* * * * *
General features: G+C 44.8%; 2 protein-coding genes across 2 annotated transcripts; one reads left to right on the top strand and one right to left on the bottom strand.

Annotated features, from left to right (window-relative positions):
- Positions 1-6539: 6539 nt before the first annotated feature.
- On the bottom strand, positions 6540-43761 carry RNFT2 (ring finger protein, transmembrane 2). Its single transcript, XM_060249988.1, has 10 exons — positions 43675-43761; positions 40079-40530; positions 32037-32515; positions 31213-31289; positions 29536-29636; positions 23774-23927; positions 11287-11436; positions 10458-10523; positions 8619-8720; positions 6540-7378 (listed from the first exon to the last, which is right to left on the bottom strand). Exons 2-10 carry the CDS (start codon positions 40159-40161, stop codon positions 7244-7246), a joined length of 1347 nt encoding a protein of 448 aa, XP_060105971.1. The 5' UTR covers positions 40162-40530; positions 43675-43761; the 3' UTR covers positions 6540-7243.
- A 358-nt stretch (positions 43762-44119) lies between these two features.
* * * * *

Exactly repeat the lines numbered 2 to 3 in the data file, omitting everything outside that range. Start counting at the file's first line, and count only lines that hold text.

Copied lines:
Annotated features, from left to right (window-relative positions):
- Positions 1-6539: 6539 nt before the first annotated feature.